While new research indicates that “real life” examples may not be the best way to teach mathematical concepts, they appear to be helping an already learned bunch of mathematicians solve problems—particularly when it comes to handicraft. Scienceline has an update on the continued advances that mathematicians are making with yarn as a means of studying the geometry of the natural world.
The “knitting revolution” began a few years ago when Daina Taimina, a mathematics professor at Cornell, crocheted one of the first physical models of a hyperbolic shape—which, given that hyperbolic space expands exponentially, was no minor feat. Now, a group of math professors (all of whom are female—apparently male mathematicians aren’t as into the handicraft solution) has been following up on the so-called “intersection of math and craft,” applying Taimina’s yarn-ready techniques to other mathematical models.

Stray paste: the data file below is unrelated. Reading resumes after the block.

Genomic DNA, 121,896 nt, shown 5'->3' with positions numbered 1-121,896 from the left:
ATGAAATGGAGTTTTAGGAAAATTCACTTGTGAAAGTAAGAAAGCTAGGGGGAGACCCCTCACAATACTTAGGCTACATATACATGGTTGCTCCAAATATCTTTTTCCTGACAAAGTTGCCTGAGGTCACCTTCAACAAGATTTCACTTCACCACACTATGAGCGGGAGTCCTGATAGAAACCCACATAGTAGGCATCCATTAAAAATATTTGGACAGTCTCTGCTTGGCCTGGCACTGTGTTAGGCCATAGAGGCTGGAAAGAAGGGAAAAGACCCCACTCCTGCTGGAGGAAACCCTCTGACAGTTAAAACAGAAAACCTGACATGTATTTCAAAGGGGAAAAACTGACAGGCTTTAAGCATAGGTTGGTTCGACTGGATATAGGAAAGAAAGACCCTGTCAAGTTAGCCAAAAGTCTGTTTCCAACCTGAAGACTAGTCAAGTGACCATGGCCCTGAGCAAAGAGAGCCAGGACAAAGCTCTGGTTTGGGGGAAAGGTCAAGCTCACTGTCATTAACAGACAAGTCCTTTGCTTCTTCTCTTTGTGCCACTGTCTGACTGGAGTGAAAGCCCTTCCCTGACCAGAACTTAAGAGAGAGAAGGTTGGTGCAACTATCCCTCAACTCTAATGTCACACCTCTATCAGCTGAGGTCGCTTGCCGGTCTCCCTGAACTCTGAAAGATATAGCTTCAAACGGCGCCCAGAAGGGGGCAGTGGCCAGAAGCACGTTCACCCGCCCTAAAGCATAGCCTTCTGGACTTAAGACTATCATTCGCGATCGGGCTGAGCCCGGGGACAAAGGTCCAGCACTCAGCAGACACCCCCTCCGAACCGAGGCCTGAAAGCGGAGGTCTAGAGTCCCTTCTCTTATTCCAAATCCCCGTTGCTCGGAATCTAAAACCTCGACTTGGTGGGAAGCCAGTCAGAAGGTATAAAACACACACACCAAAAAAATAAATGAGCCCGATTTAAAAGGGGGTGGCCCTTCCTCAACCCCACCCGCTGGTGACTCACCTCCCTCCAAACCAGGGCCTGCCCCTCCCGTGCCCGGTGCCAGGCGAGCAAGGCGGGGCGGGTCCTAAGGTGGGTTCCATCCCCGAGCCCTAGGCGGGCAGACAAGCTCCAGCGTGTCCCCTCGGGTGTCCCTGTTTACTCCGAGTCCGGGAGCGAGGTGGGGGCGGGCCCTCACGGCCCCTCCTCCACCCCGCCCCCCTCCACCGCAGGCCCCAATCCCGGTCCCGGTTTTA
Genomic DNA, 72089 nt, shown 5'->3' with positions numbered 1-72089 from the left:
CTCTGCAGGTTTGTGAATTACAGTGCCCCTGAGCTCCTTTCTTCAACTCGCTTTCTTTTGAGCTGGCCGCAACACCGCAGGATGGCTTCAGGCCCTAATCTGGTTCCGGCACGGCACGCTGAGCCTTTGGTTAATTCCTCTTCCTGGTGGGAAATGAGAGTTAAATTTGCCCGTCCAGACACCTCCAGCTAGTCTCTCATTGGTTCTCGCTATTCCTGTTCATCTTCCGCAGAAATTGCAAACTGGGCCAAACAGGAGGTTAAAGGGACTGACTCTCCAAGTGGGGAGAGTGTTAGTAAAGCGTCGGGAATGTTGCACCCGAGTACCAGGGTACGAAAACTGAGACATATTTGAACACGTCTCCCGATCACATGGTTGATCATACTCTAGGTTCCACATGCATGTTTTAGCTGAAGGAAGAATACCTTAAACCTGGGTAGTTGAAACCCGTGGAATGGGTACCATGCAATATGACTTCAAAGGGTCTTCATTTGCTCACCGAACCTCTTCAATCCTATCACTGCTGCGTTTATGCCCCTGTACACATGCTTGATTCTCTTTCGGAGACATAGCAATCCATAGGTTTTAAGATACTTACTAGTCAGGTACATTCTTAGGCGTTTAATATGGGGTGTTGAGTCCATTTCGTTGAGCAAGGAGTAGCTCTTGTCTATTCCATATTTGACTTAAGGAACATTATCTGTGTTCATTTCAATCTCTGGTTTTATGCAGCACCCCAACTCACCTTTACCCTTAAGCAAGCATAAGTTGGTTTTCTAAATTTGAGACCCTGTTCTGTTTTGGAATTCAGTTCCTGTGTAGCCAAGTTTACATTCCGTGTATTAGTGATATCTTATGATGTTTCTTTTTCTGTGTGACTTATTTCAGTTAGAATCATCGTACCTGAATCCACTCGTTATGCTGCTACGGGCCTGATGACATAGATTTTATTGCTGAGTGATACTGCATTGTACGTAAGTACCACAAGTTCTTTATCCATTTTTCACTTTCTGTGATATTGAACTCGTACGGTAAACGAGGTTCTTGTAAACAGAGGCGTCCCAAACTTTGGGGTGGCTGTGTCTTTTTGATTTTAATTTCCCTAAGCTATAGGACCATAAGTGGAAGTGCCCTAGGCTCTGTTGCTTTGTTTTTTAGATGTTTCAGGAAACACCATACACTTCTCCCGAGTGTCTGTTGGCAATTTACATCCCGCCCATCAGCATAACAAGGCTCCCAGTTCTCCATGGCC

The list includes Carolyn Yackel of Mercer University in Atlanta, Hinke Osinga of the University of Bristol, and Sarah-Marie Belcastro of Smith College. Osinga has been tackling the Lorenz manifold, which models how objects move through a chaotic space such as a large body of water or an atmosphere. Belcastro, meanwhile, has been busy designing a mathematic proof showing that any topological surface can be knit. And Yackel has been researching ways to map out points on a sphere using the patterns created inside Japanese Temari, balls made from colored strings wrapped around a circular piece of wood or plastic. Thus far, the researchers have been delighted with their results, and Yackel and Belcastro have even co-edited a book, Making Mathematics with Needlework: Ten Papers and Ten Projects. Next up, maybe they’ll tackle the “sum of four cubes” problem with basket weaving.